Over a million developers have joined DZone.
{{announcement.body}}
{{announcement.title}}

SQL Server Views and Simplification

DZone's Guide to

SQL Server Views and Simplification

Odds are you've worked with views before, but what is a view, really? Grant Fritchey gives us some technical details into what views really are and how they can be used effectively.

· Database Zone
Free Resource

Whether you work in SQL Server Management Studio or Visual Studio, Redgate tools integrate with your existing infrastructure, enabling you to align DevOps for your applications with DevOps for your SQL Server databases. Discover true Database DevOps, brought to you in partnership with Redgate.

I’ve been getting lots of questions on views lately. Must be something in the water.

Because SQL Server allows you to treat a view as if it was a table, lots of people assume that it is a table since they get to treat it that way. The thing is, a view is not a table. It’s a query. Let’s explore this just a little bit. Here’s a relatively straight-forward view:

CREATE VIEW dbo.PersonInfo
AS
SELECT  a.AddressLine1,
        a.City,
        a.PostalCode,
        a.SpatialLocation,
        p.FirstName,
        p.LastName,
        be.BusinessEntityID,
        bea.AddressID,
        bea.AddressTypeID
FROM    Person.Address AS a
JOIN    Person.BusinessEntityAddress AS bea
        ON a.AddressID = bea.AddressID
JOIN    Person.BusinessEntity AS be
        ON bea.BusinessEntityID = be.BusinessEntityID
JOIN    Person.Person AS p
        ON be.BusinessEntityID = p.BusinessEntityID;
GO

I can query this view like this:

SELECT  *
FROM    dbo.PersonInfo AS pni
WHERE   pni.LastName LIKE 'Ran%';

The resulting execution plan looks like this:

Image title

You don’t even need to expand it for what I’m about to show. If we modify the query against our view as follows:

Image title

Again, you can expand these, but you don’t need to. Notice, the first plan had four tables being referenced, which represents the four tables from the view. The second query only has two tables. This is because the optimizer looked at the query that the view represents, not simply the query that I used to call the view. It then recognized that simplification could be used to eliminate unnecessary JOIN operations from the execution plan and still get the same data because of foreign key constraints on the tables.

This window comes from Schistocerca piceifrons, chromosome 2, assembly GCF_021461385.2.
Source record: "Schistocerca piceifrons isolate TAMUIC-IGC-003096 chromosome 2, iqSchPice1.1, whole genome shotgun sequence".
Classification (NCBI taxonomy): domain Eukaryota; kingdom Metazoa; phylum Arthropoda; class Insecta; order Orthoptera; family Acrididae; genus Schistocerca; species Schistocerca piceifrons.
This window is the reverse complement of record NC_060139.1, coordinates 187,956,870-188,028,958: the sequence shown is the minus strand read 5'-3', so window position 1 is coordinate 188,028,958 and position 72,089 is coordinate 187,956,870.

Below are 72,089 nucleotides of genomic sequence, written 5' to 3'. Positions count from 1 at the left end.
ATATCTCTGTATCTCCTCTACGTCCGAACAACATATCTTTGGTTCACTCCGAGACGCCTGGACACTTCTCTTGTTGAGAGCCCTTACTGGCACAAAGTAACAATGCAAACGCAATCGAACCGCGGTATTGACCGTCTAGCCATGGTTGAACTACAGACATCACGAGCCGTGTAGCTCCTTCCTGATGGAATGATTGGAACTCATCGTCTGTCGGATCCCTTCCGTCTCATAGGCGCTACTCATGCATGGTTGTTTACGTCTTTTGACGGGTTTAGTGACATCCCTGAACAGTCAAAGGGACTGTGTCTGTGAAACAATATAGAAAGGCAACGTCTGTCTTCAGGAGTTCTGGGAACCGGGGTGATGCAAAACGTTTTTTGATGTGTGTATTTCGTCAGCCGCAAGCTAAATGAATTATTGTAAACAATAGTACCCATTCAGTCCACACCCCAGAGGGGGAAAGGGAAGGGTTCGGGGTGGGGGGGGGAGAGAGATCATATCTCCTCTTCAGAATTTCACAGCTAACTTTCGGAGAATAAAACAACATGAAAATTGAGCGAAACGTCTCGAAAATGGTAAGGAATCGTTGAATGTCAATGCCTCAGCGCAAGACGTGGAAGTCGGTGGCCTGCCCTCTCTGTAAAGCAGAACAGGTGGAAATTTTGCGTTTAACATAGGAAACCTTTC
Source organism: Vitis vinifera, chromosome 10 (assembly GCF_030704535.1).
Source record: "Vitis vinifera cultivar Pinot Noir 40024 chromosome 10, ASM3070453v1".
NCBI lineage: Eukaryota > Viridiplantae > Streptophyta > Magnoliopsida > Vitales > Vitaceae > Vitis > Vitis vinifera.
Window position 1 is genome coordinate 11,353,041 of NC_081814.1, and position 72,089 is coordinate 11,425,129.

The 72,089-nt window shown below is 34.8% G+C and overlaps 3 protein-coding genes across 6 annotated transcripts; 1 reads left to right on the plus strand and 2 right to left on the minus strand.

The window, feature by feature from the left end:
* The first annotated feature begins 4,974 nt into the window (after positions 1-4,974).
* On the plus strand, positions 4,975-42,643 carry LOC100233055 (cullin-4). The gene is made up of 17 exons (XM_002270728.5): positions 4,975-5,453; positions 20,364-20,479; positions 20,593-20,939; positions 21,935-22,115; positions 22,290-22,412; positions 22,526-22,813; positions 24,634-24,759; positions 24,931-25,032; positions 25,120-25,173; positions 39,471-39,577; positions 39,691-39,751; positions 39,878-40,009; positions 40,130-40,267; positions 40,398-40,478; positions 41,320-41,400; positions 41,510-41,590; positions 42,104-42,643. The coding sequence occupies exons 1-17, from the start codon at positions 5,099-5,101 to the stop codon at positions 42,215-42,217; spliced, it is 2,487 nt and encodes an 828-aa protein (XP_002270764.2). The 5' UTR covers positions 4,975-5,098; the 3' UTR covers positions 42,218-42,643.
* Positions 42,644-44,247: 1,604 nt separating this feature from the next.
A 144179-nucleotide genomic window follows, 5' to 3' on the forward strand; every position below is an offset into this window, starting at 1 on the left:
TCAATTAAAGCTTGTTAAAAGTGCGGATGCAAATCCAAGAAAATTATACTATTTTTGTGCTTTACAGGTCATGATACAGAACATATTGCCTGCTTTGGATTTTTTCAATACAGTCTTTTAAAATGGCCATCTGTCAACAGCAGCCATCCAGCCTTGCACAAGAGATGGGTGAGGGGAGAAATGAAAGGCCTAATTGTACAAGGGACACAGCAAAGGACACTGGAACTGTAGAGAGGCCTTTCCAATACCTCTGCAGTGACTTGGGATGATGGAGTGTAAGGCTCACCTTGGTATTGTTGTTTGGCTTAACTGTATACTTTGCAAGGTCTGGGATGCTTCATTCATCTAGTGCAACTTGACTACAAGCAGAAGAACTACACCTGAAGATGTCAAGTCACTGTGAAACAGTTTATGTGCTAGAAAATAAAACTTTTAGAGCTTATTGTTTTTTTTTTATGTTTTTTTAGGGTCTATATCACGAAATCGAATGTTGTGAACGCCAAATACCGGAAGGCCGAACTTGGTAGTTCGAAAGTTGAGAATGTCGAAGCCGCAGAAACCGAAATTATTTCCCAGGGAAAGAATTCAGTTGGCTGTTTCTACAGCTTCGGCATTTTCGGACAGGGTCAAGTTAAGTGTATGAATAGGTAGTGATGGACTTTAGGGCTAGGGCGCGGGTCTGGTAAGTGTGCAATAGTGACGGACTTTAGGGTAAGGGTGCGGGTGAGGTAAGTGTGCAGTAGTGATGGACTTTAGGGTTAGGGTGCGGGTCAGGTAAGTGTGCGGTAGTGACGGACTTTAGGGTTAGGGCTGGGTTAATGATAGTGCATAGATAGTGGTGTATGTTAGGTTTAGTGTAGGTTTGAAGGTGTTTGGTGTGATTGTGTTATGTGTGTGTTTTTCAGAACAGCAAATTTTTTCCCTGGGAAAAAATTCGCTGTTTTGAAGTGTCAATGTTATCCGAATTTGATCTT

The important point to note is that the optimizer is absolutely not treating the view like a table. The optimizer is treating the view like a query, which is all it is. This has both positive and negative impacts when it comes to query performance tuning and this view. You could spend all sorts of time “tuning” the view, only to find all that tuning you’ve done tossed out the window when the query doesn’t reference a column in the view and that causes the optimizer to rearrange the plan. I don’t want to convey that this is an issue. It’s not. I’m just trying to emphasize the point that a view is just a query.

Now, when we get into treating a view exactly like a table in JOINs or calling a view from a view (known as nesting), then we’re talking about issues. I’ll put up another post on a JOIN and views.

For lots more information on query tuning, I’m presenting an all day pre-con at SQL Day in Wroclaw Poland on May 16.

It’s easier than you think to extend DevOps practices to SQL Server with Redgate tools. Discover how to introduce true Database DevOps, brought to you in partnership with Redgate

Topics:
ms sql ,views ,join ,plan ,details

Published at DZone with permission of Grant Fritchey, DZone MVB. See the original article here.

Opinions expressed by DZone contributors are their own.

The best of DZone straight to your inbox.

SEE AN EXAMPLE
Please provide a valid email address.

Thanks for subscribing!

Awesome! Check your inbox to verify your email so you can start receiving the latest in tech news and resources.
Subscribe

{{ parent.title || parent.header.title}}

{{ parent.tldr }}

{{ parent.urlSource.name }}